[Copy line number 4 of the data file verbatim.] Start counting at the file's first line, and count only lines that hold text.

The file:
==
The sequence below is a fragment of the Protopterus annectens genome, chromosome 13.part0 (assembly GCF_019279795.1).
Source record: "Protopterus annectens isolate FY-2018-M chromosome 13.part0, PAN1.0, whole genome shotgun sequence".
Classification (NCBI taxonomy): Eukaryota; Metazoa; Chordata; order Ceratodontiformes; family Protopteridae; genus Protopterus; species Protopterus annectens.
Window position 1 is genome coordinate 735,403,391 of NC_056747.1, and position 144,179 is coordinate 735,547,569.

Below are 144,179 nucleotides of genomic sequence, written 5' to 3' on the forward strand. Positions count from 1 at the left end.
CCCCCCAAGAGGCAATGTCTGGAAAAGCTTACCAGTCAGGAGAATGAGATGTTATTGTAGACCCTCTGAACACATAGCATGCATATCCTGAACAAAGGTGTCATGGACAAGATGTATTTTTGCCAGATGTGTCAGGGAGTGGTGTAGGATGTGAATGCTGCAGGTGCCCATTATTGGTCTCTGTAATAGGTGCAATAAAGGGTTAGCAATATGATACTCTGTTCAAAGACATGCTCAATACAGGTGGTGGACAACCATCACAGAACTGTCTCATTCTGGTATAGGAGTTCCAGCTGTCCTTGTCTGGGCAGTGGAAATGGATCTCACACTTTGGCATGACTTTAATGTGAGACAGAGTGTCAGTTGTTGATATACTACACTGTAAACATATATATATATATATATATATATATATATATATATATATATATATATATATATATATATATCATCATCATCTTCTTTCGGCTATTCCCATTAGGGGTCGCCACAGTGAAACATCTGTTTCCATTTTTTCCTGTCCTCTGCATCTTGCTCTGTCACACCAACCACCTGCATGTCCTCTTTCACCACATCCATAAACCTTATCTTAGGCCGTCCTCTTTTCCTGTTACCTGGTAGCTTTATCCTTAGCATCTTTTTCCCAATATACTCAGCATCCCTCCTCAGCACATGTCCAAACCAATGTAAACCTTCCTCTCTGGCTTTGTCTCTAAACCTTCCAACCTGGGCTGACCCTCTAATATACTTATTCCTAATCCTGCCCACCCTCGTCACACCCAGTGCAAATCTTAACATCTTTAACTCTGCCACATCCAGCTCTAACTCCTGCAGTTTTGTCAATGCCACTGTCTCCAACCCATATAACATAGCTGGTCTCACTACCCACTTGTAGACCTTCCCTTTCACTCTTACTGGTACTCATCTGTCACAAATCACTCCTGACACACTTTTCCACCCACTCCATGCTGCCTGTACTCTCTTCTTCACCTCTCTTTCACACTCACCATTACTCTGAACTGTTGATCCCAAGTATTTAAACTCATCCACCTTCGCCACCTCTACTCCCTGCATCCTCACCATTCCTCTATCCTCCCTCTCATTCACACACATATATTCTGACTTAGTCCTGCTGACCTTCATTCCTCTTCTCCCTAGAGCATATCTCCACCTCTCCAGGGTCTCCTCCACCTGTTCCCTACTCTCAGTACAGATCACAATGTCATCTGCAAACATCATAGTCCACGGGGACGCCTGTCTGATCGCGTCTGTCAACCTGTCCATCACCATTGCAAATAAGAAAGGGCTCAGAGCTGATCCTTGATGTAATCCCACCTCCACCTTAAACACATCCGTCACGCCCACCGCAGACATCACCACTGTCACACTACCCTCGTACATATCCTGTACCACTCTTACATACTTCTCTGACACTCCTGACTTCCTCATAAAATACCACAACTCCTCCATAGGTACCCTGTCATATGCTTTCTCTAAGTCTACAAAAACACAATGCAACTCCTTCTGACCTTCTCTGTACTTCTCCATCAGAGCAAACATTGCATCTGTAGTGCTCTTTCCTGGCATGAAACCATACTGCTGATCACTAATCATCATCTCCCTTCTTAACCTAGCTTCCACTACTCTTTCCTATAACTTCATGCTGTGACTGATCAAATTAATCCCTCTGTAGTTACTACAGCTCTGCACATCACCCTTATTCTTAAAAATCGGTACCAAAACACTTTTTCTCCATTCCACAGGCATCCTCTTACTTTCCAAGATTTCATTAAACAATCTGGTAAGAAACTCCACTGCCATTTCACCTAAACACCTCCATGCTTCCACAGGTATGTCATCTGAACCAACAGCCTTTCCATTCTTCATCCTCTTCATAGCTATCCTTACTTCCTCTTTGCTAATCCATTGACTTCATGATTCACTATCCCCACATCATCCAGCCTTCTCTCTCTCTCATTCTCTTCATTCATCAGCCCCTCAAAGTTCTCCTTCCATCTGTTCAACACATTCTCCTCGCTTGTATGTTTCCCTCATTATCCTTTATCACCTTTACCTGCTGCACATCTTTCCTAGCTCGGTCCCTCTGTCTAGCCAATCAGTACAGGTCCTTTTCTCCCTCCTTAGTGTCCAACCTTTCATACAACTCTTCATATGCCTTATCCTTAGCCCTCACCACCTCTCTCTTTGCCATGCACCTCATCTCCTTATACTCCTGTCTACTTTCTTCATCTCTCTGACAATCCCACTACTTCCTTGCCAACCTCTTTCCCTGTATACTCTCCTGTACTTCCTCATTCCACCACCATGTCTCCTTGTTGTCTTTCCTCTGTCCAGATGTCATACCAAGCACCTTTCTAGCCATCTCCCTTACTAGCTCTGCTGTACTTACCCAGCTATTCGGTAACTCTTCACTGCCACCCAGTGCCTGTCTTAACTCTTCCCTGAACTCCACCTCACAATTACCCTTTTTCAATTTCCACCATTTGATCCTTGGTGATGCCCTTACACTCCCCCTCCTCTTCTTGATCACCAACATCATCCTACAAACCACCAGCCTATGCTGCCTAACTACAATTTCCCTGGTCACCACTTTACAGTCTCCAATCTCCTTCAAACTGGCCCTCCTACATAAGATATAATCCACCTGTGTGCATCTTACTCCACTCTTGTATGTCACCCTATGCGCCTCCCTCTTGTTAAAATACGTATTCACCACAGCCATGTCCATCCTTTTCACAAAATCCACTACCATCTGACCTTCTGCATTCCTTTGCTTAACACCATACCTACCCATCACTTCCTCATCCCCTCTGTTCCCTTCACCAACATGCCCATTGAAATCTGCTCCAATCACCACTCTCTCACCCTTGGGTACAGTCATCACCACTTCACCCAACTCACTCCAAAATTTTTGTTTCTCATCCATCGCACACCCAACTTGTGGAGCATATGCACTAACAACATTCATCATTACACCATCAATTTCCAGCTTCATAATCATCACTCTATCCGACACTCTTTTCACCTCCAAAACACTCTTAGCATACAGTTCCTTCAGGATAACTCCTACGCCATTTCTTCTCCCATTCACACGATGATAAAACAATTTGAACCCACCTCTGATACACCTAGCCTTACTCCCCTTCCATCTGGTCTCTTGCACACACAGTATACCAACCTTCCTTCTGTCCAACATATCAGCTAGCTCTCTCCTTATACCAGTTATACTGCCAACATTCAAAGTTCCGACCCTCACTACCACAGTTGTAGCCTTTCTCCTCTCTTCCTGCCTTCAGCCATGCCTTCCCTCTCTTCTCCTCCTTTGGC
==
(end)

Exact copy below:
Window position 1 is genome coordinate 735,403,391 of NC_056747.1, and position 144,179 is coordinate 735,547,569.